Barnes & To Accept PayPal

Written by Evan Schuman
August 16th, 2006

PayPal’s efforts to move beyond merely being the payment tool for Ebay got a big boost on Wednesday when Barnes & said it would accept PayPal. The move could also help Barnes & attract a younger demographic, which tends to be more comfortable with alternative payment methods and that sometimes have less easy access to traditional credit cards. That’s a good thing for retailers given the much lower payment fees associated with PayPal.

The news is not that big a deal for Barnes as retail partners of PayPal don’t typically see a huge revenue increase, but it certainly helps PayPal establish itself beyond Ebay, said Bruce Cundiff, a senior analyst for Javelin Strategy & Research and a former Jupiter Research analyst. PayPal is “certainly trying to focus on off-Ebay volume. I’ve heard that between 75 percent and 80 percent of PayPay revenue is still Ebay,” Cundiff said. “They’re really been trying to balance that out for a number of years.”


2 Comments | Read Barnes & To Accept PayPal

  1. James Gardner Says:

    One of the things that interests me most about this is that, if there are no new sales as a result of the Paypal integration, it means that any payment is volume straight out of the pockets of banks. Not a good thing if you’re a banker, since short of partnering with PayPal or Checkout, I don’t know what an appropriate competitive response would be.

  2. Evan Schuman Says:

    Absolutely. Clearly, one of the key retail factors behind this is unhappiness surrounding various credit card fees. From the banks’ perspective, if they start losing enough retailers to services such as PayPal, the competitive response would be pressuring MasterCard and Visa and others in that camp to cut fees.
    But like so many transition issues like this, there is a very high chance that any reductions will be too little, too late. In other words, by the time the marketshare increases by PayPal and other alternative services gets large enough that it pushes card issuers to take action, it may be too late to get that marketshare back. Once the retailers switch, it would have to be a huge reduction to get them to come back.
    The time for an “appropriate competitive response” is right now before PayPal and others have made a huge impact. If the issuers slashed prices right now before more retailers made the move, they could preserve much of what they still have.
    The other competitive response is already being made by the carriers: pushing technology and associated features that PayPal can’t yet match, such as contactless and elaborate points programs. Then again, PayPal’s stronger positioning today may enable them to partner for such services before too long.


StorefrontBacktalk delivers the latest retail technology news & analysis. Join more than 60,000 retail IT leaders who subscribe to our free weekly email. Sign up today!

Most Recent Comments

Why Did Gonzales Hackers Like European Cards So Much Better?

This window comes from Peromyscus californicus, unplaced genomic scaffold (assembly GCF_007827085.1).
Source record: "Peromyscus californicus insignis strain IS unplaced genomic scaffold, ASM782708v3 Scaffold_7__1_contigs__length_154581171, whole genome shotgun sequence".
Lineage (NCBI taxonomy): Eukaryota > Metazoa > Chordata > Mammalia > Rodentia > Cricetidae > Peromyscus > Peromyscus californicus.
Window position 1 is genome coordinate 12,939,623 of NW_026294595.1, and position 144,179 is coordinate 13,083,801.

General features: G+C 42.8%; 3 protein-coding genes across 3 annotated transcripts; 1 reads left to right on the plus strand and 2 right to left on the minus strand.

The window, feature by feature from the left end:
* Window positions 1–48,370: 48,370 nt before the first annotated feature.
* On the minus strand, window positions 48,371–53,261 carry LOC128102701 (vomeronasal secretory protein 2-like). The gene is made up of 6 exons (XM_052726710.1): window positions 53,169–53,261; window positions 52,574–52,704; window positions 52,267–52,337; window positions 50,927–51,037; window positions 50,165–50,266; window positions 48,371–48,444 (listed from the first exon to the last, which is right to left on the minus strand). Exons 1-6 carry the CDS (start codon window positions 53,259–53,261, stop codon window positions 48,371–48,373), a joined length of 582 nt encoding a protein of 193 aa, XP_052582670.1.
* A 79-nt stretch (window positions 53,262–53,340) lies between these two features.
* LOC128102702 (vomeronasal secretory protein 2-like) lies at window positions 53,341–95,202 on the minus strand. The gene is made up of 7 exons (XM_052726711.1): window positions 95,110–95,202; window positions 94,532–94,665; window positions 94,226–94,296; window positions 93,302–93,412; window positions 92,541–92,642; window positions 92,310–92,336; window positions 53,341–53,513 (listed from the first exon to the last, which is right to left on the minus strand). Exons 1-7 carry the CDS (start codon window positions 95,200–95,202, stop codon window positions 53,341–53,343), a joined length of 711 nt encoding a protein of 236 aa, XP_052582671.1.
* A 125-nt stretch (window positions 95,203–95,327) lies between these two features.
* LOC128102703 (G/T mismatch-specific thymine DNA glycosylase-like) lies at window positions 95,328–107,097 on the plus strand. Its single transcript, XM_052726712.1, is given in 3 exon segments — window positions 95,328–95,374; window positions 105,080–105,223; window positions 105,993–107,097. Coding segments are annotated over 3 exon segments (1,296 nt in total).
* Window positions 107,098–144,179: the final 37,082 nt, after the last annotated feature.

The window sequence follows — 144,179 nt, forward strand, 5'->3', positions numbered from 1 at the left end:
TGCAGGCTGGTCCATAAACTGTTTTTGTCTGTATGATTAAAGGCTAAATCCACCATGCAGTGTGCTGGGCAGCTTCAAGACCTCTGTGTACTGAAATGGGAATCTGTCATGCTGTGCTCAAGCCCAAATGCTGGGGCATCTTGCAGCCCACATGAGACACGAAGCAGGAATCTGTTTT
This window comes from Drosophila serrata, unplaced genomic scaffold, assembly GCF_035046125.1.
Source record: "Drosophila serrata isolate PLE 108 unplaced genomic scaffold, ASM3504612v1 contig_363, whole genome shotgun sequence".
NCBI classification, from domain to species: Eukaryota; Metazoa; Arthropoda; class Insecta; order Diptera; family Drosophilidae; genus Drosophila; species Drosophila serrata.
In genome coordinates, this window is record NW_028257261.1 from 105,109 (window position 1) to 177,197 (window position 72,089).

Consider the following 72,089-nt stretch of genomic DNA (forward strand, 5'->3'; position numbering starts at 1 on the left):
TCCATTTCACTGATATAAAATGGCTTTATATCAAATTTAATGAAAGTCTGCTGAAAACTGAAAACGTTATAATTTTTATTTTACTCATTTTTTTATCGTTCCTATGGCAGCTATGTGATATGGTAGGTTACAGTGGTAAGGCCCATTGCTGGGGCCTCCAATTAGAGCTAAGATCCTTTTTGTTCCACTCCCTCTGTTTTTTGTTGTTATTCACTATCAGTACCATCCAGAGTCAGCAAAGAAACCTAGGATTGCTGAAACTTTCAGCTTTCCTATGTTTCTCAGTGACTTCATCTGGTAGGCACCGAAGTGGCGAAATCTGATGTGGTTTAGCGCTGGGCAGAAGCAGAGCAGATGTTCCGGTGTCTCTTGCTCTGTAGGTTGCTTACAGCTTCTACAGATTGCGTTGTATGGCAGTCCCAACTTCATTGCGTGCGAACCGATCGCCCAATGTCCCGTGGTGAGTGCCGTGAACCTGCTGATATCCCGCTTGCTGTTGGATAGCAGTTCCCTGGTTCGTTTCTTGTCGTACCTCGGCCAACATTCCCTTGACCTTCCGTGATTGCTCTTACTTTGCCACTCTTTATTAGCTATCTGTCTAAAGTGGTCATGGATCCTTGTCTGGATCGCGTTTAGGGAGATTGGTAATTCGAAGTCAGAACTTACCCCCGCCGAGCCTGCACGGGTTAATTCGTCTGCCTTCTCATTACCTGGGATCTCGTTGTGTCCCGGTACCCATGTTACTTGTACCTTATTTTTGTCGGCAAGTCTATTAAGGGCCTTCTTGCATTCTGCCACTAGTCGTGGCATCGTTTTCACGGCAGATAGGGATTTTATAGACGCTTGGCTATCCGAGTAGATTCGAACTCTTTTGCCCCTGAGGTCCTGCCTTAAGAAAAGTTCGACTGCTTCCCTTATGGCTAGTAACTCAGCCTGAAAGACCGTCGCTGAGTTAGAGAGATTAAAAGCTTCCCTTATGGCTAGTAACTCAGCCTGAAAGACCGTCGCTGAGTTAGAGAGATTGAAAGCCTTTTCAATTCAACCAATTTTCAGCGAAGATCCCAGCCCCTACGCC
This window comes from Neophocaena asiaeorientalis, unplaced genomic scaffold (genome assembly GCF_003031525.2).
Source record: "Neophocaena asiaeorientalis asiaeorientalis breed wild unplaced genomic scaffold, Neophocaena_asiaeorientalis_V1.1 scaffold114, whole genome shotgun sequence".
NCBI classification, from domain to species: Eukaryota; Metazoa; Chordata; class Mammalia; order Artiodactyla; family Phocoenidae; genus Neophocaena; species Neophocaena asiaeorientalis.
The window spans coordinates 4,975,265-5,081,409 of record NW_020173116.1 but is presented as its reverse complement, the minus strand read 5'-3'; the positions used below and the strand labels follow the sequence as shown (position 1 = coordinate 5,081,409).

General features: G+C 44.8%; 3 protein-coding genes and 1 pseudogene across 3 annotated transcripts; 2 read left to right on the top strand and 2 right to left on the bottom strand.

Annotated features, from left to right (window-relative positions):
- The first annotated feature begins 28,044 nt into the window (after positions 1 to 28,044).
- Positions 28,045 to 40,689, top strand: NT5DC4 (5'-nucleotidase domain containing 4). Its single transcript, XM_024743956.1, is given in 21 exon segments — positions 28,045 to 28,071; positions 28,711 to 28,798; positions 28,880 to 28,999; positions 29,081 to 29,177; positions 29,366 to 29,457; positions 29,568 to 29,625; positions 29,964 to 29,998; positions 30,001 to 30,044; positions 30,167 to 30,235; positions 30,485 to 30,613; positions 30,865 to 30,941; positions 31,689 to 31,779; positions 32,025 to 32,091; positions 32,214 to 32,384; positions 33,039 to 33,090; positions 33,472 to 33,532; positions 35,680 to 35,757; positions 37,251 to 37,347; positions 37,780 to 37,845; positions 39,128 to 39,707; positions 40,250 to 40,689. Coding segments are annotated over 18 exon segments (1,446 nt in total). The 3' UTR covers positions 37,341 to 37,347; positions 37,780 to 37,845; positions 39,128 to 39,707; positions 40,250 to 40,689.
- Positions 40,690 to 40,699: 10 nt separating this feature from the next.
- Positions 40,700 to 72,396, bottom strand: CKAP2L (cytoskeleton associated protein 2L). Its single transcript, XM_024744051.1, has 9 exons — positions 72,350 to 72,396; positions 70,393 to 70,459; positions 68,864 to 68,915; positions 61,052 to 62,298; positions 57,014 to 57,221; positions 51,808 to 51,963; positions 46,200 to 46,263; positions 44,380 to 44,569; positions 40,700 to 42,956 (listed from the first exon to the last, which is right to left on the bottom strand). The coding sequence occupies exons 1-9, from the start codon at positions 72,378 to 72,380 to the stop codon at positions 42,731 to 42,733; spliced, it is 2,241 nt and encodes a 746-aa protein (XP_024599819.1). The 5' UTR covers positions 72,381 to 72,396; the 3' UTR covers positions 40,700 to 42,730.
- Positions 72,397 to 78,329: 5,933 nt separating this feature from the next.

I am still unclear about the core point here-- why higher value of European cards. Supply and demand, yes, makes sense. But the fact that the cards were chip and pin (EMV) should make them less valuable because that demonstrably reduces the ability to use them fraudulently. Did the author mean that the chip and pin cards could be used in a country where EMV is not implemented--the US--and this mis-match make it easier to us them since the issuing banks may not have as robust anti-fraud controls as non-EMV banks because they assumed EMV would do the fraud prevention for them Read more...
Two possible reasons that I can think of and have seen in the past - 1) Cards issued by European banks when used online cross border don't usually support AVS checks. So, when a European card is used with a billing address that's in the US, an ecom merchant wouldn't necessarily know that the shipping zip code doesn't match the billing code. 2) Also, in offline chip countries the card determines whether or not a transaction is approved, not the issuer. In my experience, European issuers haven't developed the same checks on authorization requests as US issuers. So, these cards might be more valuable because they are more likely to get approved. Read more...
A smart card slot in terminals doesn't mean there is a reader or that the reader is activated. Then, activated reader or not, the U.S. processors don't have apps certified or ready to load into those terminals to accept and process smart card transactions just yet. Don't get your card(t) before the terminal (horse). Read more...
The marketplace does speak. More fraud capacity translates to higher value for the stolen data. Because nearly 100% of all US transactions are authorized online in real time, we have less fraud regardless of whether the card is Magstripe only or chip and PIn. Hence, $10 prices for US cards vs $25 for the European counterparts. Read more...
@David True. The European cards have both an EMV chip AND a mag stripe. Europeans may generally use the chip for their transactions, but the insecure stripe remains vulnerable to skimming, whether it be from a false front on an ATM or a dishonest waiter with a handheld skimmer. If their stripe is skimmed, the track data can still be cloned and used fraudulently in the United States. If European banks only detect fraud from 9-5 GMT, that might explain why American criminals prefer them over American bank issued cards, who have fraud detection in place 24x7. Read more...

Our apologies. Due to legal and security copyright issues, we can't facilitate the printing of Premium Content. If you absolutely need a hard copy, please contact customer service.